It’s only a couple of days until the end of January and I’m still hanging on. We’ve had some unseasonably mild weather, thank heaven.
Yesterday, I had to drop and pick up my son at his adult day care program across town. The staff member who called me with the good news was very calm on the phone. It was right before I was waiting with Greg, in his coat, waiting for his van.
“Is it because of the roads?” I asked.
“Nooo,” she answered.
I just wanted to know if this was like a bus blackout, and all of the vehicles were rendered immobile for the foreseeable future.
“Well, what is it?
“Somebody called out, and we don’t have enough drivers,” she said.
Beautiful, I thought. Once again, I have to drop my son at his program in the Vineland Industrial Park, like I have nothing else going on. I also needed to pick him up. That’s two trips across town in the morning, and two in the afternoon. I’ve tried to shorten the trip, but there are school busses making stops at each block and if you leave my house and fight your way north to the program, you are almost in Malaga when you get there.
We live in east Vineland, and if you drive a few blocks east of here, you’re in Milmay. It’s quite a cross-town trek, and because of this, I would rather not drive him in on those days.
Well, no. That’s a bald-faced lie. Greg does not like his routine changed in any way, so if he’s home he will perseverate:
“PAFA (the name of his program)?”
“Well, they don’t have a ride for you, honey. Maybe tomorrow?”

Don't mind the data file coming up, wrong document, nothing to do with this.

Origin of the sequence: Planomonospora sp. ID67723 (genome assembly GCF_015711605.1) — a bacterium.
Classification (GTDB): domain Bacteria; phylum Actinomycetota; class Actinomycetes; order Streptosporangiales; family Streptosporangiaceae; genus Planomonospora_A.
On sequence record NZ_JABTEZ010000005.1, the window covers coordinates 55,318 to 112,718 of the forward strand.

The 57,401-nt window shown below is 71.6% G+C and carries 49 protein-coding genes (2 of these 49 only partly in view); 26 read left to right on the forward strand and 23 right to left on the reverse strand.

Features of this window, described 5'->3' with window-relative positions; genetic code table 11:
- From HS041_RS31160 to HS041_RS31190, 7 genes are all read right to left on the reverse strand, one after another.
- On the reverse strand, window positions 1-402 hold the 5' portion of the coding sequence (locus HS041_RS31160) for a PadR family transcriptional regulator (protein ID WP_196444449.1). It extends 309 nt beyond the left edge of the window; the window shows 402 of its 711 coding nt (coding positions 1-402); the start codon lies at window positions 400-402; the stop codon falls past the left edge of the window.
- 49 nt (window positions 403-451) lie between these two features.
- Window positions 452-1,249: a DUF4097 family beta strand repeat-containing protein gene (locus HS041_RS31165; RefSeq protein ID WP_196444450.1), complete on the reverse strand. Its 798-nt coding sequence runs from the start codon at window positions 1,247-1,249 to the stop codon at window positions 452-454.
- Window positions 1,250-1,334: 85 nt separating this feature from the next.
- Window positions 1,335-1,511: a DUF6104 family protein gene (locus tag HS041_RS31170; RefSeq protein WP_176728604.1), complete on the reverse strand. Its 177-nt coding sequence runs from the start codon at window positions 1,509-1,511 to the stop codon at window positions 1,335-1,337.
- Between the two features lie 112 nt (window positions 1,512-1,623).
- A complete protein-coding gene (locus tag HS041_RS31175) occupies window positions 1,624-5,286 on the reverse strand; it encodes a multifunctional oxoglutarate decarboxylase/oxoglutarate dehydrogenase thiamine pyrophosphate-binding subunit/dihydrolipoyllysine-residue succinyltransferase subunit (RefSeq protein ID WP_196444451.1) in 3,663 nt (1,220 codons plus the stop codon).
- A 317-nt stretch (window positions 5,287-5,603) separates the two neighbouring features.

I can see his face getting red, hands flicking, angry eyebrows, head lowered like a charging bull.
He’s not taking no for an answer.
“Go to PAFA?”
At this point, I’m about to start bonking my own head in frustration. If I take him in, I lose most of the day. If I don’t, my day is shot.
Question: How many times can a woman answer the same question over and over again and still stay sane?
Answer: That’s really not his problem. He wants what he wants, and if I don’t agree, well, tough darts.
So what happens? I get his lunch, stomp out to the car, and drive him. This is my life. It’s why nothing gets done. Okay, time to step out of the whining zone.
It is good to look at life from Greg’s perspective. He did not ask to be burdened with autism, unable to communicate or have friends. But he has made it this far, and he’s still learning. He’s great at helping in the kitchen, opening stuck jars and stirring sauce with no complaints. If it goes on too long, he hands me the spoon and says, “Mom to do it,” and goes on to play music or watch The Cooking Channel.
On the other hand, he is the only one who will wash or dry the dinner dishes without being asked.
If he could drive, he surely would go see more of the world outside. I wonder if he understands why his little sister can drive while he cannot. My heart bleeds for him sometimes.
This morning, we were waiting for his van to pick Greg up. We usually stand by the front door so as not to miss the ride. It got late, so I called his program to see if the van was coming, or someone forgot to tell me it was cancelled again.
“It is coming,” the staffer said.
So I turned to assure Greg that the van was coming, and he was gone.
I ran all over the house, calling his name, and was met with a stupefying silence. So I called the bus manager at PAFA, and she called the driver, who assured me Greg was on the bus, no doubt humming his favorite Sesame Street tune, “The Teeny Little Super Guy.”
I exhaled a great big whoosh.
“I’m not crazy,” I said.
“I know you’re not,” she said with compassion, “You were afraid for your son. I understand.”
So my morning was about par. I lost my son, and he was fine. Not for the first time, I wondered why Greg gets anxiety meds as needed, and I’m stuck waiting for Happy Hour.